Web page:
Conversion rate optimization (CRO) is about optimizing a particular web page (landing page) in order to generate more conversions. Examples of "conversions" are e.g. a completed purchase in an online store, sending a contact form or email, downloading an app, watching a video, or viewing a PDF.
Why Conversion Rate Optimization (CRO) at all?
To bring visitors to your own website, whether through (expensive) advertising or search engine optimization is helpful. But this alone is often not enough to achieve the expected results.
People who visit your website, but do not make a purchase, use your contact form, or ring you up, depending on what conversions are relevant to your business, are of relatively little use.
How to increase your conversion rate?
In principle, the aim is to make the visitor's path to your conversion(s) as easy and unproblematic as possible, to guide him (visually?), to provide him with the optimal information when and where he needs it and last but not least, also to touch him emotionally.
This includes, among others the following:
- To address your customer in a target audience-specific way: What does my customer want to know? How detailed? Comprehensibility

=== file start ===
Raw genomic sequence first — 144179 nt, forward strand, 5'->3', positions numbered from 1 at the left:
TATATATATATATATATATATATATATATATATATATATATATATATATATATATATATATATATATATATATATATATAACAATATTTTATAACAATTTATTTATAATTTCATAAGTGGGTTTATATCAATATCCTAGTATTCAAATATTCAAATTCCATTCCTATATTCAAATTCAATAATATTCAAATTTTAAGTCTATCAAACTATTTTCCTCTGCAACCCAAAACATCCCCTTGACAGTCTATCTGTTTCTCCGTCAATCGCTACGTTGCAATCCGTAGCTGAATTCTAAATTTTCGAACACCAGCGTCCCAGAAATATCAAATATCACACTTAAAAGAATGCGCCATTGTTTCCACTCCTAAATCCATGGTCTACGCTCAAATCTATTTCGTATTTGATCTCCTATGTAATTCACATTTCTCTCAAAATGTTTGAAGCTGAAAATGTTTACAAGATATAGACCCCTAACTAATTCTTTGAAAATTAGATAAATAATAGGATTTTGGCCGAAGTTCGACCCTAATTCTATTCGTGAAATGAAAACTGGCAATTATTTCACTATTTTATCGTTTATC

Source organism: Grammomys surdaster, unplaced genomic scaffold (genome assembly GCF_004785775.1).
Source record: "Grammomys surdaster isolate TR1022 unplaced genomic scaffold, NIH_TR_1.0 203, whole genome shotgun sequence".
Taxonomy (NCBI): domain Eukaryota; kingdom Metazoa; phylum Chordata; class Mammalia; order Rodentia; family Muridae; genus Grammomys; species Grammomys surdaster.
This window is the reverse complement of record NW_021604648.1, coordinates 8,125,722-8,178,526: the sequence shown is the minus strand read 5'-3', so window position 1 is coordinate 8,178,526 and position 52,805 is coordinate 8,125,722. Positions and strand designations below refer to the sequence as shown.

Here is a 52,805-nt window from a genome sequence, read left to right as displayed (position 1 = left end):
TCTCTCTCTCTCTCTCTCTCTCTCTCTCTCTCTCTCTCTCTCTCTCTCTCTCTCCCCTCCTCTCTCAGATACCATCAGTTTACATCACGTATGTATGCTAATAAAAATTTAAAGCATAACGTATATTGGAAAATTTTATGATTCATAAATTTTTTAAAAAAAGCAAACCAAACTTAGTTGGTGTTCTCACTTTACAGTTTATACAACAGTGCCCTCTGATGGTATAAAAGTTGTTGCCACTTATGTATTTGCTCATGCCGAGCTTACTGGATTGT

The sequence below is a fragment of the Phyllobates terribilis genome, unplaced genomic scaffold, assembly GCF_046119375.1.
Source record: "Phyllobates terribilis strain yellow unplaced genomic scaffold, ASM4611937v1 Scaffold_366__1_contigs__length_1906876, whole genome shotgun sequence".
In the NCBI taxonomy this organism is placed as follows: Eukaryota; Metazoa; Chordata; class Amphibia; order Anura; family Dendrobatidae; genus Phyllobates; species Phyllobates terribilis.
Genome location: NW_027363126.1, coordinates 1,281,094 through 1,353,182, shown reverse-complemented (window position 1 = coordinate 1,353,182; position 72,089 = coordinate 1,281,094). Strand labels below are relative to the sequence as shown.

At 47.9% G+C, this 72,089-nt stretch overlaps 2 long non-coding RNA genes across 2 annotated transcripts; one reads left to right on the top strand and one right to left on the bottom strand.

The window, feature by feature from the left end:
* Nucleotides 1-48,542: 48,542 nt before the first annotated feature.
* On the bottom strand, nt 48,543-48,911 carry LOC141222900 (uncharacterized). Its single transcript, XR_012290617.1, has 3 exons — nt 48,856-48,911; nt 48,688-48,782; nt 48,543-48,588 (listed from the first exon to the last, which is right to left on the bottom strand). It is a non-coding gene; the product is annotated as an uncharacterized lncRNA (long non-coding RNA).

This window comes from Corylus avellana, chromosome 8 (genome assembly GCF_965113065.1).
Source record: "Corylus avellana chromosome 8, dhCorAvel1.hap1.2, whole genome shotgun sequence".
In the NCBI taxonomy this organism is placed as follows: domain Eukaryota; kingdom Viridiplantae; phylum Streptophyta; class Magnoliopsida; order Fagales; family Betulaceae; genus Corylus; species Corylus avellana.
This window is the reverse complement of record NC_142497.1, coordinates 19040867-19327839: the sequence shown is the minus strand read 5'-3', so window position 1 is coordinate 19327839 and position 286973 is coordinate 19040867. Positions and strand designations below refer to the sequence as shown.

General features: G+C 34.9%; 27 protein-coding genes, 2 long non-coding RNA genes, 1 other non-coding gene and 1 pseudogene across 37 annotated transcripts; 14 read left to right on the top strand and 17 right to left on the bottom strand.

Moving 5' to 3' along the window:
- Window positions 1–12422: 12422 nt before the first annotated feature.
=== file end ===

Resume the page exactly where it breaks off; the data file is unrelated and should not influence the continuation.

- Clear and unambiguous presentation of your USP's (Unique Selling Propositions)
- Graphical or visual guidance of your visitor to your conversion
- Eliminate barriers and distractions that prevent the visitor from converting
- Use of appropriate action calls (Call-2-Actions)
CRO: The activity with the greatest leverage effect!
This is generally true when you "conversion-optimize" a landing page for the first time. Then the leverage effect is regularly impressively high. The conversion rate then can often be increased by 20%, 40% or much more.
Example: The conversion rate (percentage of visitors who also buys something) in an online shop is 1.2%. If the CRO can be lifted from 1.2 to 1.8%, an increase of 50% has been achieved. In other words, the landing page generates an average of 50% more deals or sales.
How to determine if a particular landing page now works better or not?
One of the strengths of online marketing is that you can make decisions based on objective data and do not have to rely on any gut feelings.
For this purpose we are going to use "A/B testing". With A/B testing two (or more) versions of an existing landingpage are delivered simultaneously to the user. Which version of the landingpage will be delivered to whom is at random and controlled by a cookie. If a user gets to see version A of the test then it will always (recurring visit) see this version. To decide which version works better the conversion rates of the two version are going to be measured and compared. After a while (enough traffic/visitors) the results become statistically relevant and can be seen as "objective".